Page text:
GREATER MUSCLE TORQUE OF THE TRUNK EXTENSORS PREVENTS POSTMENOPAUSAL BONE LOSS IN THE LUMBAR SPINE
Masayuki Iki (Fukui Med. School, Matsuoka, Japan. Present address: Kinki Univ., Sayama, Japan), Etsuko Kajita (Toyama Med. Pharmaceu. Univ., Toyama, Japan), Yukie Saito (Fukui Inst. of Technol. for Med., Fukui, Japan), Yukinori Kusaka, Imura Shinichi, Yasushi Ishii (Fukui Med. School, Matsuoka, Japan)
To establish an effective exercise prescription for prevention of postmenopausal bone loss, we examined the effects of muscle strength of the trunk and extremities on the change in bone mineral density (BMD) of the lumbar spine.
We measured isokinetic concentric torque of the knee flexors and extensors, isokinetic concentric and eccentric torque of the trunk flexors (CTF and ETF, respectively) and extensors (CTE and ETE), and some other muscle strength indices of the upper extremities, and at the same time measured BMD by dual-energy X-ray absorptiometry in 149 healthy Japanese postmenopausal women. Among the subjects, 120 were followed up for four years and their changes in BMD (△BMD) were determined.
Significant partial positive correlations between △BMD and ETF (r=-0.207) and between △BMD and ETE (r=0.296) were observed after allowing for the effects of age at menopause, years since menopause, weight and BMD at baseline. In multiple regression analyses of △BMD, all the muscle torque indices of the trunk but none of those of the extremities showed significant effects in increasing BMD and ETE had the greatest effect among them (R2=43.3%).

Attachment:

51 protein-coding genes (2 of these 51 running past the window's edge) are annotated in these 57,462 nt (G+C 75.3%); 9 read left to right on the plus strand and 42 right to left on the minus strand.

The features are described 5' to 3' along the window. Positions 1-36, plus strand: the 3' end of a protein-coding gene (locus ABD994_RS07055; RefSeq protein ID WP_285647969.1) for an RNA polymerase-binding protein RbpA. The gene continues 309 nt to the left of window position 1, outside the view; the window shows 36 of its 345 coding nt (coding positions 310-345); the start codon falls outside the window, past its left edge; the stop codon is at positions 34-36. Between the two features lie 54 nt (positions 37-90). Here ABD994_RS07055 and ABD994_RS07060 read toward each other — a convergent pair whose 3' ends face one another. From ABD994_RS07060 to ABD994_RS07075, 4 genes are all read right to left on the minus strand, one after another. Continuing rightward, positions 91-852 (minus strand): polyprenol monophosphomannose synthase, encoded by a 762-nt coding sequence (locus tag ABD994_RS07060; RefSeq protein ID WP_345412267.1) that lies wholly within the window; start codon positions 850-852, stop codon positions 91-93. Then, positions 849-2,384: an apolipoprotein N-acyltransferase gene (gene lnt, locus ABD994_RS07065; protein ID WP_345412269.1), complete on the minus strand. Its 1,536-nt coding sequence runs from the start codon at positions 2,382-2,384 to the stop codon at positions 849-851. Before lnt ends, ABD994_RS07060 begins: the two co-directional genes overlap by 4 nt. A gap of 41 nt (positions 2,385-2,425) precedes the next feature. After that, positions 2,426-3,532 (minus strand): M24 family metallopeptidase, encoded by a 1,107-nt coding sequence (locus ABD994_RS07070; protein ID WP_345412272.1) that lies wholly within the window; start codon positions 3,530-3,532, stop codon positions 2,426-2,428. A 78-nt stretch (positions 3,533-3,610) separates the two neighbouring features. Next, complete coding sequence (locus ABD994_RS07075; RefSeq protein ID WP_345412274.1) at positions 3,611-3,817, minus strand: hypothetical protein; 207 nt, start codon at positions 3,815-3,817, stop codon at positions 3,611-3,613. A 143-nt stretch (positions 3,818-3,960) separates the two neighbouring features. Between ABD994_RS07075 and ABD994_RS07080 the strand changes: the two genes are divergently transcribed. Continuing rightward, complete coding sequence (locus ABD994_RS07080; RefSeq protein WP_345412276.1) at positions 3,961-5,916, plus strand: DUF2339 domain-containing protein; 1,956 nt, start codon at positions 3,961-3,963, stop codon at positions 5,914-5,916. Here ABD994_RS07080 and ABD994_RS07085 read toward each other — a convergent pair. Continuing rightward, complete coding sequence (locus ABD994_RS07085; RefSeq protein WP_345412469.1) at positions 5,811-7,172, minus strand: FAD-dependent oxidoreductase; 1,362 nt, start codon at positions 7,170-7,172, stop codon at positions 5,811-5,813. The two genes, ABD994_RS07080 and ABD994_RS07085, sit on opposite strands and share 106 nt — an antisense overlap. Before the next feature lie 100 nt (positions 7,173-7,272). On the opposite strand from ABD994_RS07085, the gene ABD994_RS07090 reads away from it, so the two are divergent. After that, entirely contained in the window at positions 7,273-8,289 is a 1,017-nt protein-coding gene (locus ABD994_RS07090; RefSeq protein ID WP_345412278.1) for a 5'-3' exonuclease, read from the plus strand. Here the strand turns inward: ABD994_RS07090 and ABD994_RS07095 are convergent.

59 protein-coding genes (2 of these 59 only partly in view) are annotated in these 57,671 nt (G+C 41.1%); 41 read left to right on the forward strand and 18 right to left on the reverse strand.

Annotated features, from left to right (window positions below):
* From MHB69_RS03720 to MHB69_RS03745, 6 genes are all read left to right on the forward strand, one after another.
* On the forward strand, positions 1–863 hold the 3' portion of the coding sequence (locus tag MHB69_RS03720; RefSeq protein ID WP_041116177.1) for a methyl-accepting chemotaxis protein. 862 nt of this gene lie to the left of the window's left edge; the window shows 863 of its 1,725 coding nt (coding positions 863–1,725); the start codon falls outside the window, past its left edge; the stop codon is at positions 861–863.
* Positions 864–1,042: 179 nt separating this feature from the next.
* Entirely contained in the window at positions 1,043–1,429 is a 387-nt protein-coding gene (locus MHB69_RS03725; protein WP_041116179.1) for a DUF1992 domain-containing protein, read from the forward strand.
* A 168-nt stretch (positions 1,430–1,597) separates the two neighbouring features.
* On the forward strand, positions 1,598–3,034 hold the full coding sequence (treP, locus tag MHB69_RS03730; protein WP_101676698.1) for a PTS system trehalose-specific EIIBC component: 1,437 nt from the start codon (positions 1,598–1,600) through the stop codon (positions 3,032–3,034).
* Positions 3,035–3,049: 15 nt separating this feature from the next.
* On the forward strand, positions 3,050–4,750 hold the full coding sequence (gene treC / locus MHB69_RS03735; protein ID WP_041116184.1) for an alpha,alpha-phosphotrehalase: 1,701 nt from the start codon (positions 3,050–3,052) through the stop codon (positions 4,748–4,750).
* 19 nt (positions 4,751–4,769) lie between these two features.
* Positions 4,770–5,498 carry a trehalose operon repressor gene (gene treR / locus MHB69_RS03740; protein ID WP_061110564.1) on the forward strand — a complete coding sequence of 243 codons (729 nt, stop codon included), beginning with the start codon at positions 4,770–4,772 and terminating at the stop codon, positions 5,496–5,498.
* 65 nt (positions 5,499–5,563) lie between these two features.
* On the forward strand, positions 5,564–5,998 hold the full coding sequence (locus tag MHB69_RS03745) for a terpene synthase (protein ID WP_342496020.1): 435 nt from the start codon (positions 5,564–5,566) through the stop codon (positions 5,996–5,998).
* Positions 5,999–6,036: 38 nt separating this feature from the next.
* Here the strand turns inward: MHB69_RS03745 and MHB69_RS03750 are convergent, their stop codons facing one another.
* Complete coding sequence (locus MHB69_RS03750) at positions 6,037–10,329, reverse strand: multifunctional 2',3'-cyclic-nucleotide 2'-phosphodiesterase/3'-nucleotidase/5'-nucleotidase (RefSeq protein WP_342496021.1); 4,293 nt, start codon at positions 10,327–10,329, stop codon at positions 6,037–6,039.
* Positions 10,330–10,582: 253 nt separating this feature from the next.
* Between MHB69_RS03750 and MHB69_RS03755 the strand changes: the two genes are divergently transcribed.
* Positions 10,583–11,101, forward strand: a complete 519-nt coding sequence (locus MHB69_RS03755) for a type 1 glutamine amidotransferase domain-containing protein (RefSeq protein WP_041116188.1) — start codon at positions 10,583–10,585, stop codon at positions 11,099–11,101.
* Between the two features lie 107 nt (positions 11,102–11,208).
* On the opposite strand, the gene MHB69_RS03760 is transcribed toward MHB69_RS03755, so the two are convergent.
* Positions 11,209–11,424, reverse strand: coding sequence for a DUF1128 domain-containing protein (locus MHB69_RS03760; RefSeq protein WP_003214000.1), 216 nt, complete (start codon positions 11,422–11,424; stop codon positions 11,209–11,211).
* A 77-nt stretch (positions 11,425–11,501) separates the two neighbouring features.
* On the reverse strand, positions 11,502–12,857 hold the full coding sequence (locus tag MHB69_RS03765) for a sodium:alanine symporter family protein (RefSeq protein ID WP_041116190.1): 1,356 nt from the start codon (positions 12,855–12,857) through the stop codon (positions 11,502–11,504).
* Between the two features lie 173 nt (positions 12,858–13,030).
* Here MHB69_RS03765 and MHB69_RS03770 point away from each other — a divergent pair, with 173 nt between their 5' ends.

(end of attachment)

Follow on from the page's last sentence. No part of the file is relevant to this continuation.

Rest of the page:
These results suggest that an exercise program for gaining the strength of the trunk muscles, among others the trunk extensors, decreases the postmenopausal bone loss and is beneficial in the prevention of osteoporosis.
TITLE: REHABILITATION OF OSTEOPOROSIS
AUTHORS: Angela McNamara MB, FRCPI; Francis J Bonner., MD.
National Rehabilitation Board and Hospital, Dublin IRELAND, and Graduate Hospital Philadelphia PA USA.
Rehabilitation Medicine has a definite role to play in the management of osteoporosis in relieving symptoms and restoring function. Treatment must be based upon the degree of frailty or fitness, functional limitations, skeletal involvement and comorbidity.
Purpose: This presentation introduces a treatment guide for physicians which has been developed for the rehabilitation of the patient with osteoporosis.
Method: Basic principles of rehabilitation medicine and information from the clinical assessment and bone mineral density (BMD) are all used for the treatment plan.
Result: Three treatment programmes for the patient are suggested. The first is for those at risk of osteoporosis who have a normal BMD, and the other two for those with a low BMD depending on severity.
Conclusion: This serves as a useful guide for physicians involved in the comprehensive treatment of patients at risk of osteoporosis and those with established disease.